Indian cooperation could be “very relevant” in the fight against ISIL or Islamic State, the White House said today, even though it accepted that the ongoing counter-terrorism discussion between the two countries was mainly focused on terrorist outfits in South Asia.
“In terms of our (counter-terrorism) cooperation with India, it has been very focused in this part of the world and the different terrorist organisations that operate here in South Asia, be it al-Qaeda, be it LeT, or others,” the Deputy National Security Adviser, Ben Rhodes, told reporters at a news conference here on the second day of President Barack Obama’s India visit to attend the Republic Day celebrations.
“That said, we do think there is space for cooperation with India on issues like foreign fighters, on issues like terrorist travel and financing. That could be very relevant to the ISIL campaign,” Rhodes said in response to a question.
“So when you look at our broader counter-terrorism cooperation and how we are tracking the flow of fighters and terrorist financing, there I do think we want to find space for cooperation.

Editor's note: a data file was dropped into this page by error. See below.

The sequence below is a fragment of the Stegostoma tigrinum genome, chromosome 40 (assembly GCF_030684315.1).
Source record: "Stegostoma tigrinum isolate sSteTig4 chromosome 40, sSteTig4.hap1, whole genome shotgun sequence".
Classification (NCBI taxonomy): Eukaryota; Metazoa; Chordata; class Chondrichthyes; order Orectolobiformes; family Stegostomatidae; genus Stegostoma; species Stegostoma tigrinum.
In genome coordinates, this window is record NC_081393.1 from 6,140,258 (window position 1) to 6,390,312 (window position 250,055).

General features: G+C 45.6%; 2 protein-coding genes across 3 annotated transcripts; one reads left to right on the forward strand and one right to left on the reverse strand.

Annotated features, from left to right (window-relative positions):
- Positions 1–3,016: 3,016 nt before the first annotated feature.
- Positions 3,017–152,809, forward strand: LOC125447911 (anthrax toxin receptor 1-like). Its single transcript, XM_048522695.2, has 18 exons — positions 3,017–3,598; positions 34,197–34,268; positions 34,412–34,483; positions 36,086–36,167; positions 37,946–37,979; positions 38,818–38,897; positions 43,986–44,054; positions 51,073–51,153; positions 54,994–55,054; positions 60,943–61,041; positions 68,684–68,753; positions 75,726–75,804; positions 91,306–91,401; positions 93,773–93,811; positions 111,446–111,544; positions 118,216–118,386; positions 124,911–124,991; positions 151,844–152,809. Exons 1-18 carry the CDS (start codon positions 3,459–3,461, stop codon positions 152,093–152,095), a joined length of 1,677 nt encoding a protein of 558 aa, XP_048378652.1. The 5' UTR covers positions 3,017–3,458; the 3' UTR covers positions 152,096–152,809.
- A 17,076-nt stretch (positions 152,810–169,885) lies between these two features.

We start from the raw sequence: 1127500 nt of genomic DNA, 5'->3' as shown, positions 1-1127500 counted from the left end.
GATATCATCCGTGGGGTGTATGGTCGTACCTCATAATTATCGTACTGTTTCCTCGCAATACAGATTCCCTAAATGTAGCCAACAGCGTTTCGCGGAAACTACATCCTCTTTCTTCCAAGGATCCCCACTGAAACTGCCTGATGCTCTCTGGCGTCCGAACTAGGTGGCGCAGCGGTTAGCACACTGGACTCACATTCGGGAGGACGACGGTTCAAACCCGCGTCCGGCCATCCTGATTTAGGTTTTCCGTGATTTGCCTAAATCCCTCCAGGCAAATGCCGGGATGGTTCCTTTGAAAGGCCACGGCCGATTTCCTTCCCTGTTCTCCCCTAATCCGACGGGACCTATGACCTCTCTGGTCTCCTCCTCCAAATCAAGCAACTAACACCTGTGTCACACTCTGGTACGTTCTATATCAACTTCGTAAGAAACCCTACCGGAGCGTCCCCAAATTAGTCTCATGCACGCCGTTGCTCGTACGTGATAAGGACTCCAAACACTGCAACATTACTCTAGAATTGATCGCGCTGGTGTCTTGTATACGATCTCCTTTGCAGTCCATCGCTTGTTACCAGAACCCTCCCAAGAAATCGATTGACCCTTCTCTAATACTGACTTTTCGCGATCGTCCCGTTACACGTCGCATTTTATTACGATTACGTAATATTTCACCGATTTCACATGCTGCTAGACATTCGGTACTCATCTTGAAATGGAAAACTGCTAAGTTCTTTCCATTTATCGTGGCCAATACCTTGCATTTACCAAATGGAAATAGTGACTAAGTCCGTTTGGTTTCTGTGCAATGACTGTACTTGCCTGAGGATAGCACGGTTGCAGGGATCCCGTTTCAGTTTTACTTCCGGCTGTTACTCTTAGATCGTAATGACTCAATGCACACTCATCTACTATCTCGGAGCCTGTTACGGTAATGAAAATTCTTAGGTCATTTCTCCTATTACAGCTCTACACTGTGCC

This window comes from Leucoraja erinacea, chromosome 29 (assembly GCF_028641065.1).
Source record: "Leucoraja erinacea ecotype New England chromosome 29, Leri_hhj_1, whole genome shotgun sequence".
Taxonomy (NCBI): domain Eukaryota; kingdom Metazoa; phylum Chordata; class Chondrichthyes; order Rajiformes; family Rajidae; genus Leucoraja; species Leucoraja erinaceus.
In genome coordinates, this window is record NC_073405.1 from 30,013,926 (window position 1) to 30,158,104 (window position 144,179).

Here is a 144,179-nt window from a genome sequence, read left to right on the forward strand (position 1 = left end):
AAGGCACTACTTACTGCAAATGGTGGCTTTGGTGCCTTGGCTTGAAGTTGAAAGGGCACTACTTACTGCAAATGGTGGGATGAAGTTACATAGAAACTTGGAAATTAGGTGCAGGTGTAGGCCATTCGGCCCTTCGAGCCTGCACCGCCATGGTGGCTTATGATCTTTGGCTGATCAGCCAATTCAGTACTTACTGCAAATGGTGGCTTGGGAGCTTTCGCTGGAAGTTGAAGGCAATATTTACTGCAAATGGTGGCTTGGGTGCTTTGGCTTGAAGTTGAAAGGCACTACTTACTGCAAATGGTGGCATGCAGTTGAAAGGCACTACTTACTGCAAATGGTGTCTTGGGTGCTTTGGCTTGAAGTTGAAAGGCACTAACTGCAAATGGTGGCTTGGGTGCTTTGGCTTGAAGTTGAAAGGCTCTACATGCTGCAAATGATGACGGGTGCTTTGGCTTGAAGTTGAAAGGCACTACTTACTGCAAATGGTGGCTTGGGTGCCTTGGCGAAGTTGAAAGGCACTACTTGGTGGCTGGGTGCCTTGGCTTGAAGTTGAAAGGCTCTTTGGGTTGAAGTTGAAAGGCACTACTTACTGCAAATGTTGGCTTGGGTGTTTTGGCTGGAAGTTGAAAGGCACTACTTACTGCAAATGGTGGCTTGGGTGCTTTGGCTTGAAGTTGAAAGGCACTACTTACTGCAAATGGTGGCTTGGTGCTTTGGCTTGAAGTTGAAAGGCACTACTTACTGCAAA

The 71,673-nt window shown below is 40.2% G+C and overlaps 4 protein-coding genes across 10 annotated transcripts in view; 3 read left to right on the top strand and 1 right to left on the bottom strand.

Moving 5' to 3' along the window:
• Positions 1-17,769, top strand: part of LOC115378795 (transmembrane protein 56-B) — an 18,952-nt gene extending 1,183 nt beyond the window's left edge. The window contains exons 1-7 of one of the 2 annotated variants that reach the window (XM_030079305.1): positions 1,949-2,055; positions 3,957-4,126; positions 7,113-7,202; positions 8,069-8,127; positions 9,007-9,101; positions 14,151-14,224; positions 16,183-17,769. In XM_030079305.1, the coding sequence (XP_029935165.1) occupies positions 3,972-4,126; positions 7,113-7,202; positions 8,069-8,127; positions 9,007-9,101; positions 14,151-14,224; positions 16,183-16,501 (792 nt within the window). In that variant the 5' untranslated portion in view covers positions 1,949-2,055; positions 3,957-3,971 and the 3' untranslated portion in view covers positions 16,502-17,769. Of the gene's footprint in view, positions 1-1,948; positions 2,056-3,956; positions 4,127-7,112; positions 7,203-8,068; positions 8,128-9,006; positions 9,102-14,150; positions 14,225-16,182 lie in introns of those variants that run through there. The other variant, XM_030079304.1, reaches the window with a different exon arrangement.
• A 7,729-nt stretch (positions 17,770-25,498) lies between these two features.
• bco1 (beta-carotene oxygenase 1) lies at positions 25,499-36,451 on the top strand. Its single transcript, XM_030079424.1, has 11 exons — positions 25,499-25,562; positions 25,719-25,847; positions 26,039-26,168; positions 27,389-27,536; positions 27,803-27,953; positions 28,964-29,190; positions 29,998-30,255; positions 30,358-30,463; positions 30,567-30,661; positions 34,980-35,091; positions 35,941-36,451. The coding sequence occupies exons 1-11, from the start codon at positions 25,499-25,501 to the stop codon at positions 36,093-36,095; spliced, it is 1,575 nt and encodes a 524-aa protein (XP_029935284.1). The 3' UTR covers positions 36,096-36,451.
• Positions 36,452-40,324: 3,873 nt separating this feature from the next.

“That will look very different from a country that is providing military resources or training forces on the ground, but it’s still a valuable contribution in terms of counter-terrorism,” Rhodes said.
The Islamic State of Iraq and the Levant (ISIL) is an Islamist rebel group that swept through large swathes of land in Iraq and Syria with a lightening speed in mid-June, threating Iraqi capital Baghdad and Arbil (capital of the Kurdistan Region in Iraq).
US is leading a over 60 countries coalition against the ISIL and the coalition forces have frequently bombed its positions both in Iraq and Syria since August last year.